California Court Bars Bankruptcy Discharge Due to Lack of Financial Records

Bankruptcy proceedings typically involve a substantial number of documents. Specifically, debtors must provide all available information that demonstrates their financial status and transactions. If a debtor fails to provide such information and does not have a valid reason for the lack of such documentation, their claim may be dismissed. This was demonstrated in a recent opinion issued in a California bankruptcy case, in which the court affirmed the dismissal of the debtor’s claim. If you have debts you are struggling to pay, you may be able to seek reprieve via bankruptcy, and it is smart to speak to a knowledgeable California bankruptcy lawyer regarding what measures you may be able to take to regain financial security.

Procedural History of the Case

It is reported that the debtor filed a bankruptcy petition. The bankruptcy court ultimately dismissed his petition on the grounds that he lacked adequate records demonstrating his business transactions or financial condition. Specifically, he neglected to provide documents through which the court could define his ownership interest in a cattle ranch and instead provided bank borrowing certificates that were rife with inconsistencies. Thus, the court barred his discharge.  The debtor appealed. Upon review, the district court affirmed the bankruptcy court decision. The debtor then filed a second appeal to the United States Court of Appeals, Ninth Circuit.

Dismissal of a Bankruptcy Case Due to Lack of Information

Section 11 U.S.C. 727(a)(3) of the bankruptcy code prohibits a debtor’s discharge if they have failed to preserve any recorded information from which their business dealings may be ascertained unless their actions or failure to act was justified under the circumstances. In other words, a debtor must prevent adequate written evidence to allow their creditors to reasonably determine their present financial condition and to trace their business transactions for a reasonable period in the past.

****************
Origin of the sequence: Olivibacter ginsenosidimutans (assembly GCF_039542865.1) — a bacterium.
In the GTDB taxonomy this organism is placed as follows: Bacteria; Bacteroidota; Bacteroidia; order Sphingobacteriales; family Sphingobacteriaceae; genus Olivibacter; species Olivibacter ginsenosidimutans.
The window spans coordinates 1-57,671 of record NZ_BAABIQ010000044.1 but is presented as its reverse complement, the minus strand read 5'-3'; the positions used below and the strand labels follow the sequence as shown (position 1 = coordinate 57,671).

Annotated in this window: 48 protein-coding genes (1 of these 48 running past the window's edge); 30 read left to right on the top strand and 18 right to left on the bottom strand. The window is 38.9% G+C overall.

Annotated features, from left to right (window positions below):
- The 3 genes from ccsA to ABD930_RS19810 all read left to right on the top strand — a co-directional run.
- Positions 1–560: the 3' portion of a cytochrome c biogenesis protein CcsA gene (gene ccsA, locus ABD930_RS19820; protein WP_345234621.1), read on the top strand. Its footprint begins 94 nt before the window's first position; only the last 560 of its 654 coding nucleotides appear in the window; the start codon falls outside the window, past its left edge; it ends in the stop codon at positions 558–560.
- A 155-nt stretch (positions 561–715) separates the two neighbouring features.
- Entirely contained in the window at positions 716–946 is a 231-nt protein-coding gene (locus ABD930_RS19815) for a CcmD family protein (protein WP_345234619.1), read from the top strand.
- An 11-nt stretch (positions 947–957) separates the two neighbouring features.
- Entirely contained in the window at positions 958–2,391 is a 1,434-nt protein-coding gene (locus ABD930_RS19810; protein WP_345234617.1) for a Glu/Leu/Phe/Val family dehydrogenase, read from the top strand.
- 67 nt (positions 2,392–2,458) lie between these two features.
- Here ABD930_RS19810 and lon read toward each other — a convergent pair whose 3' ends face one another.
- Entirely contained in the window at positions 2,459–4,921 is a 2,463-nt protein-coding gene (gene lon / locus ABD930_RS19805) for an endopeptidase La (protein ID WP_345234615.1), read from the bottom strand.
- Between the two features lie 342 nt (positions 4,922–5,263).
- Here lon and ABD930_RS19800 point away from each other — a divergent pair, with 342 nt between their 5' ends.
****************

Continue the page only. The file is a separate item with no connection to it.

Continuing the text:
In the subject case, the bankruptcy court found that the debtor failed to meet his burden of proof under section 727(a)(3). When reviewing a discharge denial under section 727(a)(3), an appellate court reviews that bankruptcy court’s determinations for clear error, the rules selected under section 727(a)(3) are reviewed de novo, as are the application of the facts to those rules. In the subject case, the court found that the bankruptcy court’s finding that the debtor failed to keep records was not clearly erroneous. Further, its determination that the debtor did not justify his lack of records was accurate. Finally, the bankruptcy court considered all relevant factors. Thus, the court affirmed its ruling.

Speak to an Experienced Bankruptcy Attorney

Bankruptcy provides many people with necessary relief from their debts, but debtors must be honest and straightforward throughout the process, otherwise, their claims may be dismissed.  If you have questions regarding whether you may be eligible for bankruptcy, you should meet with an attorney as soon as possible. Matthew D. Roy is an experienced California bankruptcy lawyer who can assess your situation and advise you of what relief may be available. You can reach Mr. Roy via the form online or by calling (916) 361-6028 to set up a conference.

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